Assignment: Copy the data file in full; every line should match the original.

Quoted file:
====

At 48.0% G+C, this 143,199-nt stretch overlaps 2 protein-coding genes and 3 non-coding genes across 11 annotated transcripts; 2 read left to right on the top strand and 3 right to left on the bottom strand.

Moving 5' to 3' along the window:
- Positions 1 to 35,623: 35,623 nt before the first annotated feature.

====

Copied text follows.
At 48.0% G+C, this 143,199-nt stretch overlaps 2 protein-coding genes and 3 non-coding genes across 11 annotated transcripts; 2 read left to right on the top strand and 3 right to left on the bottom strand.

Moving 5' to 3' along the window:
- Positions 1 to 35,623: 35,623 nt before the first annotated feature.